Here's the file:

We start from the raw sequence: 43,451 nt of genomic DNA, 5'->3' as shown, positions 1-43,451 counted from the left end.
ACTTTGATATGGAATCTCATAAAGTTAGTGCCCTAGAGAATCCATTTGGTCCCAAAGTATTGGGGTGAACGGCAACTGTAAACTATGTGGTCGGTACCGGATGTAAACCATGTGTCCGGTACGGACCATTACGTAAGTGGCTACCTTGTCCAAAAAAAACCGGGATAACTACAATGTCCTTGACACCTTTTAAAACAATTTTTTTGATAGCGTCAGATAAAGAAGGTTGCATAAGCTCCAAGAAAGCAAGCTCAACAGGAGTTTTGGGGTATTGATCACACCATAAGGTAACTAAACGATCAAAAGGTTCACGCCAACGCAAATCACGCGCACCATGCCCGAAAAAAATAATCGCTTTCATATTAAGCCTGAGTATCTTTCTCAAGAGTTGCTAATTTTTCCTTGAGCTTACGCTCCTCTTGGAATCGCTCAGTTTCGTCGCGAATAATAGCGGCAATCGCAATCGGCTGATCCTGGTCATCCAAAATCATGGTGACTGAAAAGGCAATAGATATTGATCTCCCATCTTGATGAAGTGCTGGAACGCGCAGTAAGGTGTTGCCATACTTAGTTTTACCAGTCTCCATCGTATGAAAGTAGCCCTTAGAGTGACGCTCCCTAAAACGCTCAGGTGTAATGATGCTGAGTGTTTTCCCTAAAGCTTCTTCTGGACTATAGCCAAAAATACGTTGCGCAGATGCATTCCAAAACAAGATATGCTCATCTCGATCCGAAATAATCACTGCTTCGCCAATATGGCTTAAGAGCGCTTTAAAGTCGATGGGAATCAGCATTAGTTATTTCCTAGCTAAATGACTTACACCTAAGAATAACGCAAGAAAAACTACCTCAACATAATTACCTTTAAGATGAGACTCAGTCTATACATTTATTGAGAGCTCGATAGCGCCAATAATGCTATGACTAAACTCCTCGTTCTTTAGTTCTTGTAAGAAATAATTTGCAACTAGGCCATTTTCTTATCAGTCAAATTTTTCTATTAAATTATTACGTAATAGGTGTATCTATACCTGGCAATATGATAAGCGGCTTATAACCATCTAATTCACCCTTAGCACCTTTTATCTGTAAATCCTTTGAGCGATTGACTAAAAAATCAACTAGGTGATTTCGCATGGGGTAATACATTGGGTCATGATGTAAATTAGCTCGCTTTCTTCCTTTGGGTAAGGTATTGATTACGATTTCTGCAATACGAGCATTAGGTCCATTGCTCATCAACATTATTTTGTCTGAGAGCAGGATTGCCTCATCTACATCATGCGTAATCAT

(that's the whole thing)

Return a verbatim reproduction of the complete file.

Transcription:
We start from the raw sequence: 43,451 nt of genomic DNA, 5'->3' as shown, positions 1-43,451 counted from the left end.
ACTTTGATATGGAATCTCATAAAGTTAGTGCCCTAGAGAATCCATTTGGTCCCAAAGTATTGGGGTGAACGGCAACTGTAAACTATGTGGTCGGTACCGGATGTAAACCATGTGTCCGGTACGGACCATTACGTAAGTGGCTACCTTGTCCAAAAAAAACCGGGATAACTACAATGTCCTTGACACCTTTTAAAACAATTTTTTTGATAGCGTCAGATAAAGAAGGTTGCATAAGCTCCAAGAAAGCAAGCTCAACAGGAGTTTTGGGGTATTGATCACACCATAAGGTAACTAAACGATCAAAAGGTTCACGCCAACGCAAATCACGCGCACCATGCCCGAAAAAAATAATCGCTTTCATATTAAGCCTGAGTATCTTTCTCAAGAGTTGCTAATTTTTCCTTGAGCTTACGCTCCTCTTGGAATCGCTCAGTTTCGTCGCGAATAATAGCGGCAATCGCAATCGGCTGATCCTGGTCATCCAAAATCATGGTGACTGAAAAGGCAATAGATATTGATCTCCCATCTTGATGAAGTGCTGGAACGCGCAGTAAGGTGTTGCCATACTTAGTTTTACCAGTCTCCATCGTATGAAAGTAGCCCTTAGAGTGACGCTCCCTAAAACGCTCAGGTGTAATGATGCTGAGTGTTTTCCCTAAAGCTTCTTCTGGACTATAGCCAAAAATACGTTGCGCAGATGCATTCCAAAACAAGATATGCTCATCTCGATCCGAAATAATCACTGCTTCGCCAATATGGCTTAAGAGCGCTTTAAAGTCGATGGGAATCAGCATTAGTTATTTCCTAGCTAAATGACTTACACCTAAGAATAACGCAAGAAAAACTACCTCAACATAATTACCTTTAAGATGAGACTCAGTCTATACATTTATTGAGAGCTCGATAGCGCCAATAATGCTATGACTAAACTCCTCGTTCTTTAGTTCTTGTAAGAAATAATTTGCAACTAGGCCATTTTCTTATCAGTCAAATTTTTCTATTAAATTATTACGTAATAGGTGTATCTATACCTGGCAATATGATAAGCGGCTTATAACCATCTAATTCACCCTTAGCACCTTTTATCTGTAAATCCTTTGAGCGATTGACTAAAAAATCAACTAGGTGATTTCGCATGGGGTAATACATTGGGTCATGATGTAAATTAGCTCGCTTTCTTCCTTTGGGTAAGGTATTGATTACGATTTCTGCAATACGAGCATTAGGTCCATTGCTCATCAACATTATTTTGTCTGAGAGCAGGATTGCCTCATCTACATCATGCGTAATCAT